A study of Milton Friedman's approach to healthcare
And a discussion about it.
We’ve been thinking about universal healthcare, but today I want to think about an alternative: putting all health costs on the market and letting supply and demand do its thing.
In this world, you and I would pay for our healthcare the way we pay for our groceries: a la carte! We would pay out of pocket for every medical expense we might incur except for the very big and unexpected expenses—like getting cancer. For that, we would have catastrophic insurance.
If we did this, the cost of nearly every medical expense would go down—because your birth control provider would be competing with other birth control providers, and your insulin provider would be competing with other insulin providers, and your ACL surgeon would be competing with other ACL surgeons.
That is the plan proposed by the economist Milton Friedman in his essay, “How to Cure Health Care,” and it’s the one we’ll be studying for today’s literary salon. The essay was initially published in 2001 and was recommended to me by the health economist and Wake Forest professor, one of my peers in the Roots of Progress fellowship.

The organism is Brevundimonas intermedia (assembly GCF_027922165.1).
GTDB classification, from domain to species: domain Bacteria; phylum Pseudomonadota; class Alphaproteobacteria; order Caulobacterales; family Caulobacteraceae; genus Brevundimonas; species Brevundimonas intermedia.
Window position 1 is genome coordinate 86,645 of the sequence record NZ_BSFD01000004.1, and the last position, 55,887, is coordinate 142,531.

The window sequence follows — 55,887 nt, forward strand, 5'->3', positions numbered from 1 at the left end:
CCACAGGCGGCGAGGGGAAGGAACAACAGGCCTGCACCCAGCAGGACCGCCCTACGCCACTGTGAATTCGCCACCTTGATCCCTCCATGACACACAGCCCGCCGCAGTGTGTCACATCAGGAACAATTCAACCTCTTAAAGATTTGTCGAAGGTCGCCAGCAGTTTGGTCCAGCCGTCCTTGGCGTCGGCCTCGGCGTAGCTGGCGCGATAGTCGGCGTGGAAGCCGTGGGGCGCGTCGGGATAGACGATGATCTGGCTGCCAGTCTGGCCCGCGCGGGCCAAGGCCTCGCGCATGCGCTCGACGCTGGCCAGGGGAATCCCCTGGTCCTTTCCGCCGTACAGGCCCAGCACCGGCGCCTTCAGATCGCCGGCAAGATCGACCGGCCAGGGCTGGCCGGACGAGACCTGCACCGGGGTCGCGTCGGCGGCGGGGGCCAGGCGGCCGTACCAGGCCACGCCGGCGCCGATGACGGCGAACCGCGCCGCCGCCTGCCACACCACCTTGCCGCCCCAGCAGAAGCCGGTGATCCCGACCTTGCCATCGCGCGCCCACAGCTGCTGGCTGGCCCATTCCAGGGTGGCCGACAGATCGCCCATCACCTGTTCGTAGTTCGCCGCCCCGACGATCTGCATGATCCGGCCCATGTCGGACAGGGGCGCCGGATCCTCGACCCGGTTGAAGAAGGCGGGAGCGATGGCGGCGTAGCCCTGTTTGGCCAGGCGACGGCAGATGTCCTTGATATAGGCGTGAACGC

Tina was kind enough to review my essay on Utah’s universal healthcare plan to make sure I was getting it right (healthcare not being my particular expertise), as well as to post her notes on why a universal healthcare plan might not be the best option for states, because when you have one party (the government) paying for all of our medical expenses, you eliminate the market. Here are her notes:
“The trouble when you switch to single payor is that we no longer have meaningful prices,” she said. “Why are prices important? Because prices help show how demand and supply are interacting. If there were truly meaningful prices in healthcare, like in laundry detergent, consumers would say ‘no’ to things that were not worth the money and providers wouldn’t charge too much. Perhaps the most important thing is not saying ‘no’ to the ACL surgery entirely but saying ‘yes’ to the cheapest one among the choices. This adds flexible discipline to the market through competition and the idea of losing business if you aren’t adding value to the system.”
That’s exactly what Friedman believes. Let’s study his plan.